• Lucia Joyce

Writer's Group


The five women of my writer's group meet around noon on Saturdays via Zoom. We are mostly in LA but also on the east coast. Our memoirs are long and complex and varying degrees of traumatic. We are very different but parallel connections seem to crop up between us at every turn. We talk of family and the Hollywood industry. We take breaks from diving into format, structure, and tenses to mute ourselves and snack on various things. A sleepy dachshund dozes on someone's arm as we talk about all the tricky and awkward and beautiful things in life.


I've never been part of a writer's group before. I've never done anything that involved only women, especially women a little older than me. I'm finding it to be... divine. A nice contrast from my workouts and talks with the guys and my newly formed, young scene study group. If I thought it was coincidence before, it has certainly solidified as a pattern now: I love to be doing a lot of different things and mingling with a lot of different people at once.

I sort of explained this in a TikTok yesterday: the plight of the 'mixed kid' is one of endlessly not belonging anywhere fully and so embracing bits of belonging everywhere you go. That's kind of my M.O... finding things in common with everyone so I can get on their page, bringing different 'types' of people together.


The writer's group is a wider degree of variance from my usual circle, but in a way I think I've been needing. I don't get to nerd out over books and poetry much with people, or discuss imagery and sentence structure at length. In the past few years I've worked so much more deeply on music, rhythm, style, and other things unspoken/unwritten. My word-nerd lay semi-dormant in me, always, and now on Saturdays between noon and 3, I get to dive into an art form I am endlessly fascinated with and naturally championing. I've never tried to write professionally before. Writing holds little trauma for me--in fact it provides the opposite: reconciliation, healing, understanding, and acceptance. I don't sit and talk myself out of writing the way I talk myself out of dance class or singing in public. I could write all kinds of stuff all day (and I am). I take joy in writing emails and texts for chrissakes. Now I'm organizing and uncovering so many stories and unique descriptions for every passion and confusion, every opportunity and missed expectation. I write my own worthiness and self confidence into existence, daily. :) I write to grow my appreciation and shed light on so many good things I might have otherwise written off as unimportant. I make them important, and through this medium, I create a better perspective for myself and an endlessly better life.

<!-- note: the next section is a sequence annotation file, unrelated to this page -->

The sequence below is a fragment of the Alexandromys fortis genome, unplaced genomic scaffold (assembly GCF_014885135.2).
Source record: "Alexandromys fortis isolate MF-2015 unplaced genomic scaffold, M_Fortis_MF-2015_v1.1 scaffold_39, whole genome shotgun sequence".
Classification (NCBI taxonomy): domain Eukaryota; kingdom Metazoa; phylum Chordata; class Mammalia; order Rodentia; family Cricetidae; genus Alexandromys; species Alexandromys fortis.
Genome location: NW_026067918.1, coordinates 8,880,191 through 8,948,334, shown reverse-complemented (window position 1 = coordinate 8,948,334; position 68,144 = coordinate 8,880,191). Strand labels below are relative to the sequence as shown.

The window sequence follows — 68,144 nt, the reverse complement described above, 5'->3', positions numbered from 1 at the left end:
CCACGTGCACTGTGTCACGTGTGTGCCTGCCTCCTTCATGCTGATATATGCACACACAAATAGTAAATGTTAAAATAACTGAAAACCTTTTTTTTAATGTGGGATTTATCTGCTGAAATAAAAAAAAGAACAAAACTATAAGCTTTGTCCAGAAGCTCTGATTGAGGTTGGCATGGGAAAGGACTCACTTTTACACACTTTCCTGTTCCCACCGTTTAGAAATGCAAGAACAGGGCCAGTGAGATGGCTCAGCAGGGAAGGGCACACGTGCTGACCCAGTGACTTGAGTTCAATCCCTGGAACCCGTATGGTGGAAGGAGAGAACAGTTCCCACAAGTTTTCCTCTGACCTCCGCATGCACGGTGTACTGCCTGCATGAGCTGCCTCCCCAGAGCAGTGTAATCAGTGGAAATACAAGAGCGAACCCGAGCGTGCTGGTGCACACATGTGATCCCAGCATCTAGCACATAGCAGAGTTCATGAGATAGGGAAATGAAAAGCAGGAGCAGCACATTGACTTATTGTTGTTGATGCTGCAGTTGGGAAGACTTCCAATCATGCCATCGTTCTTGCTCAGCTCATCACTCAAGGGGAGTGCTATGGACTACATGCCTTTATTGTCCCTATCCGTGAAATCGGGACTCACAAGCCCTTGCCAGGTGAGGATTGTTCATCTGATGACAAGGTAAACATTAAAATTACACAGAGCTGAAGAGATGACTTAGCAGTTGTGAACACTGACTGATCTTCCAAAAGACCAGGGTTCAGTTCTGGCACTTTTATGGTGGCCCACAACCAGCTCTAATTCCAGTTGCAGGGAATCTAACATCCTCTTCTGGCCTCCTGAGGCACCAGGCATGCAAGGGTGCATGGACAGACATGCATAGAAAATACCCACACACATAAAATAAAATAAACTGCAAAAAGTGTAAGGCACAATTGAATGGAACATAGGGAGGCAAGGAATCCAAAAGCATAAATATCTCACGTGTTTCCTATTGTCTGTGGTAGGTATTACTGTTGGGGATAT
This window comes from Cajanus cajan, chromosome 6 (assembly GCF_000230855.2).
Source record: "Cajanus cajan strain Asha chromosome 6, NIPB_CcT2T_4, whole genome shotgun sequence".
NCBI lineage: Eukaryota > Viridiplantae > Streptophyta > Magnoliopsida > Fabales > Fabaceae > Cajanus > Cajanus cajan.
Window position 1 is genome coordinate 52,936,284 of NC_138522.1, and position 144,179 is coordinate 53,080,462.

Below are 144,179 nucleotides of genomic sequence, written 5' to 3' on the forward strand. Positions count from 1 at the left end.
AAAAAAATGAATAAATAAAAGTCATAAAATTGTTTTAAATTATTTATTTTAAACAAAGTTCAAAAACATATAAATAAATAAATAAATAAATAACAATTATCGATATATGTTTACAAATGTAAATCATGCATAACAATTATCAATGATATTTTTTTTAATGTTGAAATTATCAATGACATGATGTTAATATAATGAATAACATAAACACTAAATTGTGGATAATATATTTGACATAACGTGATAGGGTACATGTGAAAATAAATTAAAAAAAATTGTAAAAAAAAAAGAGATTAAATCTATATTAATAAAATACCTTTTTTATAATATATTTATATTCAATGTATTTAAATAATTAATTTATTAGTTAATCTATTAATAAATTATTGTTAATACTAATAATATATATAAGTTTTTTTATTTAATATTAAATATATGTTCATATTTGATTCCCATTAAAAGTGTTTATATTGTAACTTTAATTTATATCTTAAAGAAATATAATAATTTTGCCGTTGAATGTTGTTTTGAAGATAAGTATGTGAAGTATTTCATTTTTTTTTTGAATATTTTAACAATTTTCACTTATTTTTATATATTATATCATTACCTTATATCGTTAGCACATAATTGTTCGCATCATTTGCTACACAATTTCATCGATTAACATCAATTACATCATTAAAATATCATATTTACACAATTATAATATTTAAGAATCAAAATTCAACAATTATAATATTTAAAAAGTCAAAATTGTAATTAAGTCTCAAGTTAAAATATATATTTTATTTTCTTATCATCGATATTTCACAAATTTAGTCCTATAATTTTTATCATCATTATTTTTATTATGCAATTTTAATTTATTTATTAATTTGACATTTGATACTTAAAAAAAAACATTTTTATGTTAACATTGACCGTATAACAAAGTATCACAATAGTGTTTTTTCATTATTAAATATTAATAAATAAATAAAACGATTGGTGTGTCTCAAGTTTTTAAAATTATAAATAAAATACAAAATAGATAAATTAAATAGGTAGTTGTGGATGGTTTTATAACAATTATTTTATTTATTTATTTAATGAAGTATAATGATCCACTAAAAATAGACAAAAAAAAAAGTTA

The women of my writer's group are mothers, daughters, artists, and lovers. They casually unpack some of the most astonishing and bravest stories I've ever heard. Stories I might not have believed existed until they arrive on my gmail page. I try to help any way I can, and I'm more of a gratitude-and-grammar kind of contributor than any authority on good story, but they listen in and thank me and then dig their hands into the soil of my own story, asking for ever more scenic detail and pushing me to build a strong base for my emotional voyage. They readily dive into and appreciate that voyage, having varying degrees of dance experience and interest. They are my paper-and-pen tribe. My pillars of feminine strength and vulnerability. They are kind and sassy and unafraid to quiz each other's memory on any subject. Their lives and written words are vastly inspiring and they leave me feeling full of appreciation for even the deepest flaws of life.


Damn, school is so much more fulfilling as an adult. :)




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